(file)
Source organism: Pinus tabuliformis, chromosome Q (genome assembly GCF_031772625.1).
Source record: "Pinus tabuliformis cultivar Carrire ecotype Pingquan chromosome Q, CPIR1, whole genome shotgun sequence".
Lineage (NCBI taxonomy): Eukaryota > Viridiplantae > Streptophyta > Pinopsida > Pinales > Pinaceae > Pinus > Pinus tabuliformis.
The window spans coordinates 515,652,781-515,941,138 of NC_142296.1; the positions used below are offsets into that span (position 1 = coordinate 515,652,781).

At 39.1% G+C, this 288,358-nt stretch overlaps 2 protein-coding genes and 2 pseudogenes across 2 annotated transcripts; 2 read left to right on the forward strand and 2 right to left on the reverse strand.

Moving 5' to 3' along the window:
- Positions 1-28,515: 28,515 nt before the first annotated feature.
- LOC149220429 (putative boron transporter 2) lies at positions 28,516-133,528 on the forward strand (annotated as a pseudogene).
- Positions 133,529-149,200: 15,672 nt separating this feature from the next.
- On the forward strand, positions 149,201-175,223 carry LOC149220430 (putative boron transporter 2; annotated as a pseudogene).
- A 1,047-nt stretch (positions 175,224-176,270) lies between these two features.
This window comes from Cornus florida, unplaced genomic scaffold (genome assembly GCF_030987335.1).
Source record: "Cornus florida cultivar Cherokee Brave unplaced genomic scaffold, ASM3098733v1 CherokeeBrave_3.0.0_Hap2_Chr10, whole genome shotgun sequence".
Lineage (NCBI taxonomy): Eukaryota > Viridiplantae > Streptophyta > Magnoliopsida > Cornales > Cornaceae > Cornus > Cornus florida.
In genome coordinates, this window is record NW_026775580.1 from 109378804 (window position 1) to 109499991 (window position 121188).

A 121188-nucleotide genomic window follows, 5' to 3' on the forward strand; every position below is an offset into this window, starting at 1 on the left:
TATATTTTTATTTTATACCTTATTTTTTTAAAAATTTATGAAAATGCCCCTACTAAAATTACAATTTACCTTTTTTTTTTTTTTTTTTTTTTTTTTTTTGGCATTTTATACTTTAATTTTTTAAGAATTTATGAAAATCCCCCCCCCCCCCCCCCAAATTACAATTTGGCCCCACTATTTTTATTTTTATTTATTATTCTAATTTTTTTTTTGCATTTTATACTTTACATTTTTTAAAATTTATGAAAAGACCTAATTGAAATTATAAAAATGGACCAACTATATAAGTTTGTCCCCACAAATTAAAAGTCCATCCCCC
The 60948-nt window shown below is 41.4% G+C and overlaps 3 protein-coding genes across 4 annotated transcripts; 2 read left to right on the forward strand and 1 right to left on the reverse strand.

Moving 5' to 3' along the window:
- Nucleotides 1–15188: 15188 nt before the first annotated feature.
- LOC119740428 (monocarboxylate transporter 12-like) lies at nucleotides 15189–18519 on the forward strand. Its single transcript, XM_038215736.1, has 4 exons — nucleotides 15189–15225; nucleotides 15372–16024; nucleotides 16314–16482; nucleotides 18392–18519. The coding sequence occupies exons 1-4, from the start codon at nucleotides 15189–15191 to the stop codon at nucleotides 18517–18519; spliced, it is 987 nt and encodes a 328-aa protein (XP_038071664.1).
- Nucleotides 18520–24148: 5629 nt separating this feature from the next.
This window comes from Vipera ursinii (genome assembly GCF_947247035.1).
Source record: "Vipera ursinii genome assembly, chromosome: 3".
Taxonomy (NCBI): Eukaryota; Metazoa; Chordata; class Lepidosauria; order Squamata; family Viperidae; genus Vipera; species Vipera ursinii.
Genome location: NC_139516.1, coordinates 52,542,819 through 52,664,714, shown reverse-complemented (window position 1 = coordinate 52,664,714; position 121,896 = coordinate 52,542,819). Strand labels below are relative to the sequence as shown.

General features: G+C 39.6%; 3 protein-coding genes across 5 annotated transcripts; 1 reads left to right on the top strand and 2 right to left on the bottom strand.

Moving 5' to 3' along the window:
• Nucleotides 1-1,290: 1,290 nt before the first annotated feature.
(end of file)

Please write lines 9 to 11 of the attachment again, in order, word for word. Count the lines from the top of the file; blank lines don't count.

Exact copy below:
- Positions 133,529-149,200: 15,672 nt separating this feature from the next.
- On the forward strand, positions 149,201-175,223 carry LOC149220430 (putative boron transporter 2; annotated as a pseudogene).
- A 1,047-nt stretch (positions 175,224-176,270) lies between these two features.